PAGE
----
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US Air Force unit operating nuclear missiles fails safety and security inspection

Published time: August 13, 2013 17:17
Edited time: August 13, 2013 18:13
U.S. nuclear missile sites around Malmstrom Air Force Base (Reuters)

U.S. nuclear missile sites around Malmstrom Air Force Base (Reuters)

US Air Force officials have said a nuclear missile unit has failed a safety and security inspection. Last Spring another missile unit in North Dakota almost failed a safety test resulting in 17 officers being suspended from operating missiles.

Lt. General James M Kowalski of the 341st Missile Wing at Malmstrom Air Force Base, in Montana, reported to the Associated Press that a unit at the base had failed a safety and security inspection.

The US Air Force is responsible for 450 land based missiles and is on 24 hour alert for any potential targets around the globe.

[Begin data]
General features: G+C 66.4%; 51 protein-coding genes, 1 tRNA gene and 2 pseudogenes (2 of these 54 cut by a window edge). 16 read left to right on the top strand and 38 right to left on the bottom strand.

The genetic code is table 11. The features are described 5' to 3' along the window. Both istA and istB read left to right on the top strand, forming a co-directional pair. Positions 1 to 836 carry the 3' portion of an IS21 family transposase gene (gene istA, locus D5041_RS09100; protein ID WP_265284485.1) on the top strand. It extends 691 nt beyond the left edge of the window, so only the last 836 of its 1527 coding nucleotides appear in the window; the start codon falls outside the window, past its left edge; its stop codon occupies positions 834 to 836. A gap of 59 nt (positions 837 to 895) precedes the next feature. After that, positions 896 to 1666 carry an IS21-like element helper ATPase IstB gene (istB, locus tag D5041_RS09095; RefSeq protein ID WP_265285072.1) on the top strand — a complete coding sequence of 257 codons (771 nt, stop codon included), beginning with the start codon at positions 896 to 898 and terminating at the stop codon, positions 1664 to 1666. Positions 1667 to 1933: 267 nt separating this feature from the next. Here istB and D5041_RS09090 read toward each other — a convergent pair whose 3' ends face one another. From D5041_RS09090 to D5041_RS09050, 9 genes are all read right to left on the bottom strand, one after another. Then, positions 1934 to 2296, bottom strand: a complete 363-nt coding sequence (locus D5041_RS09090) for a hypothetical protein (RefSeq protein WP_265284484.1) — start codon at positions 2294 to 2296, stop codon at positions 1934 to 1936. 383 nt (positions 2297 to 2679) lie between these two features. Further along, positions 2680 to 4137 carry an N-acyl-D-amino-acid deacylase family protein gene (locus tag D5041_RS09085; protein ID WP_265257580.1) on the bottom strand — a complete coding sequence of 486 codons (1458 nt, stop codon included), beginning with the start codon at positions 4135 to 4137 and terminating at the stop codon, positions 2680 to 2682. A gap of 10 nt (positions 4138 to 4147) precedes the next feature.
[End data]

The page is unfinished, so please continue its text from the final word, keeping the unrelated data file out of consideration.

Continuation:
The 341st Missile Wing headquartered in Montana is one of three US bases that maintains and operates the Minuteman 3 intercontinental ballistic missiles. Two of the three bases have received poor results and safety and security inspections; the third base is in Warren in Wyoming.

The 341st Missile Wing is made up of approximately 4,00o people, 700 of whom are civilians.

Tuesday’s safety inspection failure comes after another unit in Minot, North Dakota received weak grades on a safety inspection last spring, although it didn’t fail outright.

It resulted in 17 Air Force officers temporarily losing the authority to work and operate nuclear missiles.

The incident last spring was not the first time there have been serious safety and security incidents at the Minot base in North Dakota. 

On August 30 2007 a B52 took off from Minot carrying six cruise missiles equipped with nuclear warheads for Barksdale Air Force base in Louisiana. None of the aircrew or base personnel knew the weapons were on board and the incident caused a national outcry.

While on July 12 2008, three Air Force officers fell asleep while in control of an electronic component that contained old launch codes for nuclear missiles. Although the codes had been deactivated before the incident, it was still a breach of protocol, and an investigation was launched.


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